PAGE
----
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Temperature trumps light: Teasing apart interactive factors controlling non-indigenous Zostera japonica growth
KALDY, III, J. E. AND D. Shafer. Temperature trumps light: Teasing apart interactive factors controlling non-indigenous Zostera japonica growth. Presented at 41st Benthic Ecology Meeting, Norfold, VA, March 21 - 24, 2012.
In the Pacific Northwest Zostera marina and Z. japonica co-exist by occupying separate elevation niches.
In the Pacific Northwest Zostera marina and Z. japonica co-exist by occupying separate elevation niches. We conducted two mesocosm experiments to evaluate light and temperature as factors controlling the disjunct distribution of congeners. The first study tests the hypothesis that Z. japonica has higher light requirements than Z. marina by growing the plants in tanks at two different light levels. We evaluated photosynthetic parameters derived using O2 evolution techniques. Z. japonica maximum rates of photosynthesis were 3-6 times higher than Z. marina, while respiration rates were similar. Our data suggest Z. japonica should grow as deep as Z. marina. The second study tested the hypothesis that duration of temperature exposure affects growth. Potted Z. japonica plants were exposed to treatment temperatures for 2, 6, 12, or 24 h each day then returned to “ambient” conditions. Z. japonica growth was a function of exposure duration. Exposure to 8 ºC temperatures inhibited growth. Plants grew when exposed to sub-lethal temperature stress (32 ºC); however they did not grow as fast as under optimum temperatures (20 ºC). Pacific estuaries with extensive tidal flats or limited tidal exchange that promote water warming during transport may be prone to colonization and spread of Z. japonica.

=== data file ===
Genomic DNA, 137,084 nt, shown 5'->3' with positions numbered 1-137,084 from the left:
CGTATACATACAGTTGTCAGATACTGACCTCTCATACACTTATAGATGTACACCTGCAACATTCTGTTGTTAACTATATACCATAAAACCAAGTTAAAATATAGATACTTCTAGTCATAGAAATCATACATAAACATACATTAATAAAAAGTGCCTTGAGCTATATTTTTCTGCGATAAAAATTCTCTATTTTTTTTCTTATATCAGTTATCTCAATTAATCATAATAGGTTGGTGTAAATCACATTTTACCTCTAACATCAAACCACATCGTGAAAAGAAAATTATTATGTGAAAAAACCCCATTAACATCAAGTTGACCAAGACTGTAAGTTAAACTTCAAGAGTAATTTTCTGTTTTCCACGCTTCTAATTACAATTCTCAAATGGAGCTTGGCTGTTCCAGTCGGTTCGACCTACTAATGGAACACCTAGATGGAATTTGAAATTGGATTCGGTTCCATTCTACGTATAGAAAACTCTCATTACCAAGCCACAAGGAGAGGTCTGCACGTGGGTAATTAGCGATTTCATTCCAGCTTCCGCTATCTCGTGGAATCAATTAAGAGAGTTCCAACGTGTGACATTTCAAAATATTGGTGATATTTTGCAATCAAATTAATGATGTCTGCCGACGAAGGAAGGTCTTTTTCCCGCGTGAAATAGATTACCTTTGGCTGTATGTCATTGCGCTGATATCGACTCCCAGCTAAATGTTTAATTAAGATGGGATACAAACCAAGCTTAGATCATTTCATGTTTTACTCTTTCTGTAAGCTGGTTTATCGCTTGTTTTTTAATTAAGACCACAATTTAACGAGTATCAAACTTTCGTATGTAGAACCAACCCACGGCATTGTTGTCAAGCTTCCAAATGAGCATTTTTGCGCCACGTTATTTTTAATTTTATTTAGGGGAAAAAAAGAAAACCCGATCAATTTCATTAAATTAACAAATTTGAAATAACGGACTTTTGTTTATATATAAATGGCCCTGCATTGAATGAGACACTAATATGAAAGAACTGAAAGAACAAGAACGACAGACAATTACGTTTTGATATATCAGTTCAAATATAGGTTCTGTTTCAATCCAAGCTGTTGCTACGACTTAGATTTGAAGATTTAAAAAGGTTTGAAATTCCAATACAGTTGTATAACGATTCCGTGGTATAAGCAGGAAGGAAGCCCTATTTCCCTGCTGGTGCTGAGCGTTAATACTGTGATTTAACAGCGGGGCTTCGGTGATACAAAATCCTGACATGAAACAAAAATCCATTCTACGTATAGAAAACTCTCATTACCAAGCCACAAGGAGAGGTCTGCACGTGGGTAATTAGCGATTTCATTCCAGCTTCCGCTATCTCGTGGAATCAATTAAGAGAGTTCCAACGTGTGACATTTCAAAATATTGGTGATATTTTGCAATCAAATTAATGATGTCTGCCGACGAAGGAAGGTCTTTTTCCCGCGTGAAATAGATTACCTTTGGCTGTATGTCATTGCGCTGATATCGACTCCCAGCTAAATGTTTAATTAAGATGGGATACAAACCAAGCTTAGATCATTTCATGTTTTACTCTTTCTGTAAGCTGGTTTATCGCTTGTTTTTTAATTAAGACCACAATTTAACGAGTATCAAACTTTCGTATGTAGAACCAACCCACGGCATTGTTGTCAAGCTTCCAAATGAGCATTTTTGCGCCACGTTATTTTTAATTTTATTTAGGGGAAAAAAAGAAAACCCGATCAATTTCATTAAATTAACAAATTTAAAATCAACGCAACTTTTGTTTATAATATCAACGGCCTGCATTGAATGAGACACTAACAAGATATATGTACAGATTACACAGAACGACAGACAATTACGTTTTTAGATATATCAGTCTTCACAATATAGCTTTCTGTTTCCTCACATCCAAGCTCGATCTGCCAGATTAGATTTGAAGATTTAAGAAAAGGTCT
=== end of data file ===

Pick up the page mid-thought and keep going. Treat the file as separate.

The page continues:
Record Details:Record Type: DOCUMENT (PRESENTATION/ABSTRACT)
Organization:U.S. ENVIRONMENTAL PROTECTION AGENCY
OFFICE OF RESEARCH AND DEVELOPMENT
NATIONAL HEALTH AND ENVIRONMENTAL EFFECTS RESEARCH LABORATORY
WESTERN ECOLOGY DIVISION
PACIFIC COASTAL ECOLOGY BRANCH